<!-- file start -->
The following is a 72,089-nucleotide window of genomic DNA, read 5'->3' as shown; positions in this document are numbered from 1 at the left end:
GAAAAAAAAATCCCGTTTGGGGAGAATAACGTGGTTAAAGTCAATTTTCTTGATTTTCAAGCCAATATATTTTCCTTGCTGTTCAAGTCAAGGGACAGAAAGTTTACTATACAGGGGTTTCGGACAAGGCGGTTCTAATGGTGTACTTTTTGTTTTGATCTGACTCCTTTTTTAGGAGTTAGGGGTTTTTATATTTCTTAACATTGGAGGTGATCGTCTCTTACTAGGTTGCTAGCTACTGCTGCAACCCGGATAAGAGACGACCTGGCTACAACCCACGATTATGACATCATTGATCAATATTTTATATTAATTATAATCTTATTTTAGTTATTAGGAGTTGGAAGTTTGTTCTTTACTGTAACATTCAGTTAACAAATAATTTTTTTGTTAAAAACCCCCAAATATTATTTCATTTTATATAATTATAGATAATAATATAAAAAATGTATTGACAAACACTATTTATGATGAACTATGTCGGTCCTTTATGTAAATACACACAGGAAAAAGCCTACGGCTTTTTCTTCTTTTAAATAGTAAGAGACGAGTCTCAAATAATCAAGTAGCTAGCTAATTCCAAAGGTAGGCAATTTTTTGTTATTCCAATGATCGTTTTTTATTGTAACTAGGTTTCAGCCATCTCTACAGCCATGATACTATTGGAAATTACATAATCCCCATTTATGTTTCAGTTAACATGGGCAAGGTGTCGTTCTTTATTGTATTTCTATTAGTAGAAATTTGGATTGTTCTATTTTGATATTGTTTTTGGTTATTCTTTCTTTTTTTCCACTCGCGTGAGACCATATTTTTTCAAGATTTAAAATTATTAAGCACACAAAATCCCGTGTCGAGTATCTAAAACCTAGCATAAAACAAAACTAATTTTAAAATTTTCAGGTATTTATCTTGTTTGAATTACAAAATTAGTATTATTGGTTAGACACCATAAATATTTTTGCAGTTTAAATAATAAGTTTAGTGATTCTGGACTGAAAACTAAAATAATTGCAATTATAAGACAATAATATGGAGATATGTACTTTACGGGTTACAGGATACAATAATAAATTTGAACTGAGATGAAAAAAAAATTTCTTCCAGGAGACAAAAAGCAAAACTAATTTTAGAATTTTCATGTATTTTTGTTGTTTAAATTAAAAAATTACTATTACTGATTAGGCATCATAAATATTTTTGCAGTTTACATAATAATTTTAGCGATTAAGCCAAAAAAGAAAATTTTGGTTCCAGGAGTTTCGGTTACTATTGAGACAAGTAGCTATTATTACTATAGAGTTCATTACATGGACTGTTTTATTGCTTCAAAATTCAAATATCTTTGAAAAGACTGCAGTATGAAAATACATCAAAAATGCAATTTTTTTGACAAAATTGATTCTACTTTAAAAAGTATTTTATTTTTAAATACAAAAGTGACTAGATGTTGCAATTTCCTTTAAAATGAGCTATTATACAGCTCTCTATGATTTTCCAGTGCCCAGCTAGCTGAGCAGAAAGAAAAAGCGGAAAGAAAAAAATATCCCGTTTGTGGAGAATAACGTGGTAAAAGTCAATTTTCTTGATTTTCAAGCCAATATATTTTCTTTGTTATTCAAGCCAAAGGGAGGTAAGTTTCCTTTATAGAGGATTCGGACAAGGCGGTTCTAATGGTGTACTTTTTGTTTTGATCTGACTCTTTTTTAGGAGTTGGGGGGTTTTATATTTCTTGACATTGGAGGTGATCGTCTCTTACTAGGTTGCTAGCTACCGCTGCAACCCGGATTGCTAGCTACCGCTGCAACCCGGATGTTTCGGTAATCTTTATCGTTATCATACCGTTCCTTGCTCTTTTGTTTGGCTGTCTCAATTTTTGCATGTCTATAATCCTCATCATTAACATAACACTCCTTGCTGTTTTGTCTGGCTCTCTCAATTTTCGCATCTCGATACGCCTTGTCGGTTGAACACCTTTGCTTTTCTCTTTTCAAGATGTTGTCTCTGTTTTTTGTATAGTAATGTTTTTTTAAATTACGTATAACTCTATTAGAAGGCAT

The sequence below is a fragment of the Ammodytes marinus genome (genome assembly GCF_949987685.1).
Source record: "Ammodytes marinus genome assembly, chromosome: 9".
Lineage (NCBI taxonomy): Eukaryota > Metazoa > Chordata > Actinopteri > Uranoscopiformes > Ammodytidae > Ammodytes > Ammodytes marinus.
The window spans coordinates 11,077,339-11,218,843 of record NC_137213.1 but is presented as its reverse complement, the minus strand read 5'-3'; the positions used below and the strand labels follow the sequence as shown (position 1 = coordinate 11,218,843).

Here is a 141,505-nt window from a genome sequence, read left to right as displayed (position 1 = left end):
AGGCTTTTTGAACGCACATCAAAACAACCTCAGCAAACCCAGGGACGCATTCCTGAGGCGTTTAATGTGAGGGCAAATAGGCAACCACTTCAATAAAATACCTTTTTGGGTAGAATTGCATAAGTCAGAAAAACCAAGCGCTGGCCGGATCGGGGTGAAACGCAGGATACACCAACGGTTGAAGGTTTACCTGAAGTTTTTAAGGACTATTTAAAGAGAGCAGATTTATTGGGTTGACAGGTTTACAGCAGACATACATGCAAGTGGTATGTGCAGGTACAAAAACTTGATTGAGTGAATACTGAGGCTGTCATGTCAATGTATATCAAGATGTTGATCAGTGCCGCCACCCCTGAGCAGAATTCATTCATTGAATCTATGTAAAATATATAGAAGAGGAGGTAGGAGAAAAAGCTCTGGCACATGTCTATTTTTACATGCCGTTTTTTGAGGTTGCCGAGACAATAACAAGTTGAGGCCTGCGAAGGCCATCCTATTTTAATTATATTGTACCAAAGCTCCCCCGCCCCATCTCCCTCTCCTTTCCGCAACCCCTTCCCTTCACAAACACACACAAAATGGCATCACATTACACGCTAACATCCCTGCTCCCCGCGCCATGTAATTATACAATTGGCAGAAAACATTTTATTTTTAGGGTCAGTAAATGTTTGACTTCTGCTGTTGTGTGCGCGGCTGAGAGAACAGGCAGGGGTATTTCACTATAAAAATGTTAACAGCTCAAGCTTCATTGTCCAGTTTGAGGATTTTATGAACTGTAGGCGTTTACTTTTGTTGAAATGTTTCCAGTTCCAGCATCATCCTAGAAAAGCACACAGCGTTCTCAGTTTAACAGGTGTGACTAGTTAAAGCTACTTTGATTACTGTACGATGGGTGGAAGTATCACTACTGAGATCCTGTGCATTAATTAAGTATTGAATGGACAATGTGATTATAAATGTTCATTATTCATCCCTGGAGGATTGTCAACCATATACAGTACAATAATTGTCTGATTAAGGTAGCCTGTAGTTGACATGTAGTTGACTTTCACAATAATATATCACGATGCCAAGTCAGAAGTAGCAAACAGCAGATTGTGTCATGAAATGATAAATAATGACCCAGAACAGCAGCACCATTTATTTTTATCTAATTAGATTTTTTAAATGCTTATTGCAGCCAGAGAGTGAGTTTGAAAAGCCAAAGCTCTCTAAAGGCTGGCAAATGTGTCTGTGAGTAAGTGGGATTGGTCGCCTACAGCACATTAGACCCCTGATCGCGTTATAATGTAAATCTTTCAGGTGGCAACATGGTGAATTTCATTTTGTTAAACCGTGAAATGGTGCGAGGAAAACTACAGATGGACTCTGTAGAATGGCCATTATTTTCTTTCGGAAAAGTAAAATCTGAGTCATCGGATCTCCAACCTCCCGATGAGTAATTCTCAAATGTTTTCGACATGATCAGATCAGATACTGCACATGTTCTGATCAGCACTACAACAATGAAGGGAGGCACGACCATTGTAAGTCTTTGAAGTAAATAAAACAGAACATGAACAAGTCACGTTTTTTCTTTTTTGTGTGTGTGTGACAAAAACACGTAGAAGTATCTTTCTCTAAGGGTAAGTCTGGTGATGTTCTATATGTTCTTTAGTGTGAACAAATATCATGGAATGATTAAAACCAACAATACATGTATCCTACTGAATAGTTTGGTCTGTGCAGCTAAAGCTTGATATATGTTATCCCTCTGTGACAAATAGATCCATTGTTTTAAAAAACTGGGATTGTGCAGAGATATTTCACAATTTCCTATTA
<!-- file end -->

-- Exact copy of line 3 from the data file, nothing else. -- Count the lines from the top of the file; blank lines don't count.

The sequence below is a fragment of the Ammodytes marinus genome (genome assembly GCF_949987685.1).